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Effect of acute HCV on brain, cognitive functions and learning abilities

Hello dotors,  
I am 22 year old male suffered acute hepatitis C and i was lucky to have the early symptoms so i started treatment about 3 months or less after exposure with sofosbuvir + daclatasvir for 3 months and i got negative PCR after 1 month and 3 months from the start of treatment and after 3 months of stopping treatment.
During infection,  treatment and for a period of time after treatment i felt muscle aches and exhaustion especially after performing simple physical tasks but these effects are improved now.
I am just now feeling i face some mental problems in concentration,  learning abilities and cognitive functions.
I am just asking if acute hepatits is likely to cause these effects or any brain changes as i read some studies about hcv crossing BBB or this feeling is not true and its only psychological effect and acute HCV has nothing to do with brain or cognitive functions.
Thanks alot
2 Responses
683231 tn?1467323017
There are no doctors here.

The hepatitis c community is primarily a community of patients who come together to support each other while living with chronic hep c infection and through all the treatments we endured in the past and these new meds that have finally brought us cure.

For myself I was infected with hep c for 37 years and was diagnosed with liver cirrhosis after being infected for 30 years. I was cured of hep c almost four years ago but am living with cirrhosis now for 11 years.

I am one of the very few old timers still hanging atound here. I personally have not experienced what you have described.

So anyway if you wish a doctors answer to your questions I suggest you discuss your concerns with your personal physician.

Best of luck
683231 tn?1467323017
Just wanted to add the majority of patients have no symptoms of hep c infection which is why it is called a silent illness.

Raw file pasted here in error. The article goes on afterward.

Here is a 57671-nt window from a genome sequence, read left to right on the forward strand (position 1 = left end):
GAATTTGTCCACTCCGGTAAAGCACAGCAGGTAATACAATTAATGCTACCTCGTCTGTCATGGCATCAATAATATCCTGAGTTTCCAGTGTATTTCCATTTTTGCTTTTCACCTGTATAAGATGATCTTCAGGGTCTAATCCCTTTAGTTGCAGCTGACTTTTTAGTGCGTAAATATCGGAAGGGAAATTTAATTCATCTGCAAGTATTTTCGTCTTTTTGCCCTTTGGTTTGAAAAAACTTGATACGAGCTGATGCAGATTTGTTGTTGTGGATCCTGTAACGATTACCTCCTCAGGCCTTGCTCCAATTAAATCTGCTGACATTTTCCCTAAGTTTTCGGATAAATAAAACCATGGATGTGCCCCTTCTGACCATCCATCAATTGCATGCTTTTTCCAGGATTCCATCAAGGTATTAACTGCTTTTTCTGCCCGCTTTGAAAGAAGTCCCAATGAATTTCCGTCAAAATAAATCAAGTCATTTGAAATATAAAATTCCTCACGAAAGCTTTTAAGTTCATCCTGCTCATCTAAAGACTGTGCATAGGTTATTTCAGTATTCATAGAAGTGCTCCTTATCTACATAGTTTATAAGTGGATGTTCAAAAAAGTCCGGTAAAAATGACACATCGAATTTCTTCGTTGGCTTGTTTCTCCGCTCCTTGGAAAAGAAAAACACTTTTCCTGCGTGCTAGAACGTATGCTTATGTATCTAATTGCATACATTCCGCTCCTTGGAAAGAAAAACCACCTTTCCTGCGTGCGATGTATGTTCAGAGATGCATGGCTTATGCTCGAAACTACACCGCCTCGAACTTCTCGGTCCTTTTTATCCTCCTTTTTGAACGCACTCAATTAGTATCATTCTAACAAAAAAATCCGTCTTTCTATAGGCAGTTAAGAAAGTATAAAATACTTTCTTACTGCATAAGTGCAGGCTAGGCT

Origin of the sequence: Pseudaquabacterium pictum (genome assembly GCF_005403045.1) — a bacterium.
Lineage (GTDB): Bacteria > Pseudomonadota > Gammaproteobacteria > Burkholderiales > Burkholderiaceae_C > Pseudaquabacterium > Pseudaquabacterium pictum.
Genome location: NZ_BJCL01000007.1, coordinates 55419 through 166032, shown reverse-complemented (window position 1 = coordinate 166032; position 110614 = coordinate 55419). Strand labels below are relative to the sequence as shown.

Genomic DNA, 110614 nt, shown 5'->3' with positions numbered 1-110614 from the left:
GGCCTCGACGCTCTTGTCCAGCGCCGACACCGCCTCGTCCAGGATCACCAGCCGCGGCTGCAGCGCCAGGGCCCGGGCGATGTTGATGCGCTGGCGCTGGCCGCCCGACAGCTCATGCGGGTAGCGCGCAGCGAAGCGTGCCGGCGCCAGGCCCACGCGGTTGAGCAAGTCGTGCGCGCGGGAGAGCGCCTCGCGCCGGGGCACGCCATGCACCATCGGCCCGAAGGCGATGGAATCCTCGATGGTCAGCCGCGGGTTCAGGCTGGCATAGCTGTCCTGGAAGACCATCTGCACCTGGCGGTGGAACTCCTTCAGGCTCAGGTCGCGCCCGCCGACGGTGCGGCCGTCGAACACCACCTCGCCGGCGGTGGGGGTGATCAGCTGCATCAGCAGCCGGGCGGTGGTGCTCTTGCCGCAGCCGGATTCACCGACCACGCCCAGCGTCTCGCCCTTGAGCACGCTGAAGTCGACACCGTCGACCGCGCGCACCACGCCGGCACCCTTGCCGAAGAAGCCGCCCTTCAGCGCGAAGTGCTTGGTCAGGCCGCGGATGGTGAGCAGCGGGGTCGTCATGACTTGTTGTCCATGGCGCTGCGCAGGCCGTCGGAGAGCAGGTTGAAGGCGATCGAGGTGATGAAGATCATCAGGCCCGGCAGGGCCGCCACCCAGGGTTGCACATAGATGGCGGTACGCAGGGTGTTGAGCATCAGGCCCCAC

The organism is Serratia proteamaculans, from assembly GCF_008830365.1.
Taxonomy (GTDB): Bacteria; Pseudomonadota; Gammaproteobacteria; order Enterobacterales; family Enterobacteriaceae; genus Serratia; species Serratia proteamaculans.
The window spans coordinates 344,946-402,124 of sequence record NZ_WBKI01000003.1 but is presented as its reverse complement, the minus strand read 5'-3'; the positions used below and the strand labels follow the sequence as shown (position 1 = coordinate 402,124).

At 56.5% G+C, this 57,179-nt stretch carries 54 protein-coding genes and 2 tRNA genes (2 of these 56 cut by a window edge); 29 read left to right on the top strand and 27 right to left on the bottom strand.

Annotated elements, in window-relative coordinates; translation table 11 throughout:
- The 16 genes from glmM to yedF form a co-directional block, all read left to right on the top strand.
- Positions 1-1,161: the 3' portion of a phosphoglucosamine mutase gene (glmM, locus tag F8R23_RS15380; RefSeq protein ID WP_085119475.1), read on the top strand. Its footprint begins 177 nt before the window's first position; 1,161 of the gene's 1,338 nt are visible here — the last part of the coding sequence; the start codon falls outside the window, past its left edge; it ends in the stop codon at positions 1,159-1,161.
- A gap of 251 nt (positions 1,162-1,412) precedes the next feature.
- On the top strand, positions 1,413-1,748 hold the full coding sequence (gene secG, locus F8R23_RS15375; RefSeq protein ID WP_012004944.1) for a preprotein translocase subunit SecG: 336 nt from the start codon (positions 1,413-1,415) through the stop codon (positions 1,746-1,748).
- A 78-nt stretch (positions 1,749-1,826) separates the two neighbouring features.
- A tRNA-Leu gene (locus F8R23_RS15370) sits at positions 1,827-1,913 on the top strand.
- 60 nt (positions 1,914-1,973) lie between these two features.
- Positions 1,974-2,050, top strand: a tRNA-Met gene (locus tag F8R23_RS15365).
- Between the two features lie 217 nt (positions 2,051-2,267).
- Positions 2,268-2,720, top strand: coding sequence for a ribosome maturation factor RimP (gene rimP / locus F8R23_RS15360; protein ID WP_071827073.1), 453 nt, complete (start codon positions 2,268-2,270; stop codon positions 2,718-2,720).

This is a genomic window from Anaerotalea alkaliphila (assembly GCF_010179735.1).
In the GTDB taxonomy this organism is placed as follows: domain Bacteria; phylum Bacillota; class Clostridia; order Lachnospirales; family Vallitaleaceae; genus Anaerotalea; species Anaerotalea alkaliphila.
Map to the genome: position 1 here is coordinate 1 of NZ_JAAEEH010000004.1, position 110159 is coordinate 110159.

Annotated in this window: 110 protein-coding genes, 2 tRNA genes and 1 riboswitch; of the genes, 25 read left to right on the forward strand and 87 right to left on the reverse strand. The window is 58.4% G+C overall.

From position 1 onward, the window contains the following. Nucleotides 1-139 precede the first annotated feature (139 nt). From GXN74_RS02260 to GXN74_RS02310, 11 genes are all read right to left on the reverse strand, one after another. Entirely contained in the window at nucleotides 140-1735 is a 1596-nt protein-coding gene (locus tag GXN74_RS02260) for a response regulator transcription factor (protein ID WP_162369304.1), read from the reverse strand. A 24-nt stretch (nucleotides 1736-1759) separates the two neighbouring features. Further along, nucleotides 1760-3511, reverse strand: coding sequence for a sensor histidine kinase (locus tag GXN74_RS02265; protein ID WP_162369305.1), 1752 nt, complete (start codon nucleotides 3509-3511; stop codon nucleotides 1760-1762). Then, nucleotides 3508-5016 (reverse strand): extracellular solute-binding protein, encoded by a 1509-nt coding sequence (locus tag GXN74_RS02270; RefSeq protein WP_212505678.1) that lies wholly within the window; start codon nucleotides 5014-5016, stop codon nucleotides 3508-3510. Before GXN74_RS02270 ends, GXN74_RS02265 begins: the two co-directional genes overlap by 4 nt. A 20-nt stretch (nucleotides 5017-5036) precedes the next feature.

I was probably infected for 12 years when I learned I was infected. I donated blood and received a letter from the blood bank advising me I had tested positive for hep c antibodies and to see my personal doctor.

How were you diagnosed with hep c? Did you have HCV RNA by PCR testing done prior to treatment? What was your viral load and genotype?

Did you have a possible blood to blood exposure to hep c where hep c blood could have possibly entered your blood stream?

Usually, if it was a recent exposure even if you have a viral load most doctors would opt to wait for 6 months to see if you are able to beat the virus without treatment as about 25% of patients are able to self cure with no medication needed.

If you still had a viral load 6 months after a new exposure that is when you would normally start treatment.

Starting treatment 3 months after a possible exposure isn’t really standard protocol. You may not have needed to be treated at all.
5 Comments
Thank you for the valuable information.
Yes i performed the HCV RNA PCR test after about one and half month after infection  and it was positive with low viremia.
I knew that there is a possibility to recovery without medication but as it was only a small % of patients who recover and as the direct antiviral medications cause are almost safe with few reversible and tolerable side effects unlike interferon+ribavirin combination so i started the treatment early even before the 6 months.
Thanks and have a nice day.
Best of luck to you from what I have read at least in the US they would not have prescribed any treatment until 6 months post exposure especially as hep c is not a medical emergency and the odds of self clearing are almost as good as the odds of old treatments of interferon working. The first rule of medicine is first do no harm. The thinking is why treat something that could resolve on its own.

But none the less congrats on your cure best of luck to you.
There are certainly cases where the feeling amongst physicians treating HCV in the acute stage is recommended.

The thoughts usually have to do with the patients that may be in high risk situations of spreading the disease.(ie. health care workers, IDU, and men that have sex with men to name a few)
Also if the physician feels that they may lose the patient to follow up after being diagnosed is another reason.

Glad you are HCV free regardless of what your situation may have been
Fair enough always exception to the general rules
Yes.... it is a good thing  some knowledgable  physicians don’t always follow the ....
“general rules”
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